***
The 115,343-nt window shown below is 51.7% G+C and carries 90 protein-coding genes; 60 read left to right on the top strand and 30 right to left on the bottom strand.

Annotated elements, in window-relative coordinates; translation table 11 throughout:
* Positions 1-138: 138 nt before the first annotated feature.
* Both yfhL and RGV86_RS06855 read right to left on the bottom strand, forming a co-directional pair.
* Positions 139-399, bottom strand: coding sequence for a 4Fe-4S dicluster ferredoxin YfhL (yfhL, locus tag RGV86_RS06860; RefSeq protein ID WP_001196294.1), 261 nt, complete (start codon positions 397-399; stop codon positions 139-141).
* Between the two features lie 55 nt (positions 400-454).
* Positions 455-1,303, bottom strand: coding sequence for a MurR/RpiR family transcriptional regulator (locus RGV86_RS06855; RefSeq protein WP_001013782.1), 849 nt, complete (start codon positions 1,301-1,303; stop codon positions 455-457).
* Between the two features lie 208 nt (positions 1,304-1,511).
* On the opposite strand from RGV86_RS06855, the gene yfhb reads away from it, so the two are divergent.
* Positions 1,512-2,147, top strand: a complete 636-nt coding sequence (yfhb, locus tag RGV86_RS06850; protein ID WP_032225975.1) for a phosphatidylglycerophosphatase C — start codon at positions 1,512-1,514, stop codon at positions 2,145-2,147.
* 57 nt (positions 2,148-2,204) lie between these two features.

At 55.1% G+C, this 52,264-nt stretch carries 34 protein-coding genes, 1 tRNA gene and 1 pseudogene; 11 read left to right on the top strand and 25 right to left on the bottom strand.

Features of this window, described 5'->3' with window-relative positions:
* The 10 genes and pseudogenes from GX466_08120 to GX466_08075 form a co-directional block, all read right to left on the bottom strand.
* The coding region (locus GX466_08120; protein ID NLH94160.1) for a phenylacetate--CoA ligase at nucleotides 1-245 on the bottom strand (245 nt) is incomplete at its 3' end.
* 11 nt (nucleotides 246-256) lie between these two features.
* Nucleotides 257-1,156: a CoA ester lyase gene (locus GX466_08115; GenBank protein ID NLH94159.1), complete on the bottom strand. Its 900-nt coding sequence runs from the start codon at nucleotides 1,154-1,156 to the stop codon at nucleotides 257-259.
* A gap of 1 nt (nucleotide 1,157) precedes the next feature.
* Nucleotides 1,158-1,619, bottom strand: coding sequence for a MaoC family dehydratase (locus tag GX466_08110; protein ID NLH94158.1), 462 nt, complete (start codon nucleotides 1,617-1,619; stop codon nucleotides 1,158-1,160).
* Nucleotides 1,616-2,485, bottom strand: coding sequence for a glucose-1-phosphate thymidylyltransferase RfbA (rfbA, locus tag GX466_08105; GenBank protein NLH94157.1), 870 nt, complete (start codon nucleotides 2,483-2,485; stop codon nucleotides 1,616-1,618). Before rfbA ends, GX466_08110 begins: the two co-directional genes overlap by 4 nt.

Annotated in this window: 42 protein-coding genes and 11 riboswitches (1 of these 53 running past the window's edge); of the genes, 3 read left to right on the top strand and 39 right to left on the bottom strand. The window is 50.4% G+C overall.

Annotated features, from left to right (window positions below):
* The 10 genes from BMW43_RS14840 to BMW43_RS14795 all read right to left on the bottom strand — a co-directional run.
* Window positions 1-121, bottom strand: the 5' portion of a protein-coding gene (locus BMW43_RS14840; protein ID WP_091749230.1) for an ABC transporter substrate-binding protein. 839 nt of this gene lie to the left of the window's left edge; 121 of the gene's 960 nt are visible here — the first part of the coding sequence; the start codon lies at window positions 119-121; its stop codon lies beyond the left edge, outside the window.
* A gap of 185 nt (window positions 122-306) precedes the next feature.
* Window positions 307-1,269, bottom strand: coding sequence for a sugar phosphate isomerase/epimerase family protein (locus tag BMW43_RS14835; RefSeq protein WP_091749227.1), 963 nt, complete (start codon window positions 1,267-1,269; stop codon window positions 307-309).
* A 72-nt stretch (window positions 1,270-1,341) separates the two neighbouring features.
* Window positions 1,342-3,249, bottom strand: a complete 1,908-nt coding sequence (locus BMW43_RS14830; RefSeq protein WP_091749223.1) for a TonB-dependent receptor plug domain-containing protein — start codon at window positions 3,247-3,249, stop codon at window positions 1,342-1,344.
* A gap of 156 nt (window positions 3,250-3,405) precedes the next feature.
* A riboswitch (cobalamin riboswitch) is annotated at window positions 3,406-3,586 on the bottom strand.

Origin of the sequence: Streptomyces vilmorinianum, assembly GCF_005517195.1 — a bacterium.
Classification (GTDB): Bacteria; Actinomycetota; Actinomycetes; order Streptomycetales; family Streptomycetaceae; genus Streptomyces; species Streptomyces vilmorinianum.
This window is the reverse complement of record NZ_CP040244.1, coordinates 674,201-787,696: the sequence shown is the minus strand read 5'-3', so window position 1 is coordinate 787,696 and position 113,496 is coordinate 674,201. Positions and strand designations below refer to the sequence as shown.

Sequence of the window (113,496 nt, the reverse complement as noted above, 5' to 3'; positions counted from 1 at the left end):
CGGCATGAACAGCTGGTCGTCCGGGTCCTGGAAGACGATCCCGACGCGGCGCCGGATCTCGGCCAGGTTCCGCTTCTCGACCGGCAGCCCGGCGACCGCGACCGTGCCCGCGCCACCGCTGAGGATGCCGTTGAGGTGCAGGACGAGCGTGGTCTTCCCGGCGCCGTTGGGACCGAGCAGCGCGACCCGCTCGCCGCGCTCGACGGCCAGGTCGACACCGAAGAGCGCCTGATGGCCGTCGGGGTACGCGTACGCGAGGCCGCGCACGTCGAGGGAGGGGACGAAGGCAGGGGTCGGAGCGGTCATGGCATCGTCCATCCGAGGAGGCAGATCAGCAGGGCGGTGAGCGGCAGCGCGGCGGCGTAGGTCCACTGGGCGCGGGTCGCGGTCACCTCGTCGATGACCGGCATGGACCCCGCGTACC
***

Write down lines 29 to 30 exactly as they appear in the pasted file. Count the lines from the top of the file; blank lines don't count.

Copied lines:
* A gap of 156 nt (window positions 3,250-3,405) precedes the next feature.
* A riboswitch (cobalamin riboswitch) is annotated at window positions 3,406-3,586 on the bottom strand.